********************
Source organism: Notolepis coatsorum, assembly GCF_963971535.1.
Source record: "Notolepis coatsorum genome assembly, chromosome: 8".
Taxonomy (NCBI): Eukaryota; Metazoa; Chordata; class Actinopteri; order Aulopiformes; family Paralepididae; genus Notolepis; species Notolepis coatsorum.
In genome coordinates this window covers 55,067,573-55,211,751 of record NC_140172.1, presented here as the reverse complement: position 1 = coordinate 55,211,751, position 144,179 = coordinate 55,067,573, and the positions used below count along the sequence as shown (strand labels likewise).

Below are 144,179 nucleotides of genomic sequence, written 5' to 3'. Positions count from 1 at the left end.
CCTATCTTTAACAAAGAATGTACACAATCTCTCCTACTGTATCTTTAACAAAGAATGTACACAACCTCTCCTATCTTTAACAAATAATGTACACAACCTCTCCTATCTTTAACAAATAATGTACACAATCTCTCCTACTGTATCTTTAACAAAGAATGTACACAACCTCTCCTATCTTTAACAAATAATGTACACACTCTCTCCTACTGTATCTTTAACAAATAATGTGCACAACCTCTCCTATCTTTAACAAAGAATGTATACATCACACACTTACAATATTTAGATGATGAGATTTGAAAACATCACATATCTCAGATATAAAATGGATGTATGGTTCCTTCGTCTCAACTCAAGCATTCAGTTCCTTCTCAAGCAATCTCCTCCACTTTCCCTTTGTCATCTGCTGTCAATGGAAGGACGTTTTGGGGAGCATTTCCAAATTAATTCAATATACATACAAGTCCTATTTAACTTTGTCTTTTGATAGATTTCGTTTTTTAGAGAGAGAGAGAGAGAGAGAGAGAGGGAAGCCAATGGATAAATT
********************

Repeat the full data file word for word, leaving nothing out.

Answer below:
Source organism: Notolepis coatsorum, assembly GCF_963971535.1.
Source record: "Notolepis coatsorum genome assembly, chromosome: 8".
Taxonomy (NCBI): Eukaryota; Metazoa; Chordata; class Actinopteri; order Aulopiformes; family Paralepididae; genus Notolepis; species Notolepis coatsorum.
In genome coordinates this window covers 55,067,573-55,211,751 of record NC_140172.1, presented here as the reverse complement: position 1 = coordinate 55,211,751, position 144,179 = coordinate 55,067,573, and the positions used below count along the sequence as shown (strand labels likewise).

Below are 144,179 nucleotides of genomic sequence, written 5' to 3'. Positions count from 1 at the left end.
CCTATCTTTAACAAAGAATGTACACAATCTCTCCTACTGTATCTTTAACAAAGAATGTACACAACCTCTCCTATCTTTAACAAATAATGTACACAACCTCTCCTATCTTTAACAAATAATGTACACAATCTCTCCTACTGTATCTTTAACAAAGAATGTACACAACCTCTCCTATCTTTAACAAATAATGTACACACTCTCTCCTACTGTATCTTTAACAAATAATGTGCACAACCTCTCCTATCTTTAACAAAGAATGTATACATCACACACTTACAATATTTAGATGATGAGATTTGAAAACATCACATATCTCAGATATAAAATGGATGTATGGTTCCTTCGTCTCAACTCAAGCATTCAGTTCCTTCTCAAGCAATCTCCTCCACTTTCCCTTTGTCATCTGCTGTCAATGGAAGGACGTTTTGGGGAGCATTTCCAAATTAATTCAATATACATACAAGTCCTATTTAACTTTGTCTTTTGATAGATTTCGTTTTTTAGAGAGAGAGAGAGAGAGAGAGAGAGGGAAGCCAATGGATAAATT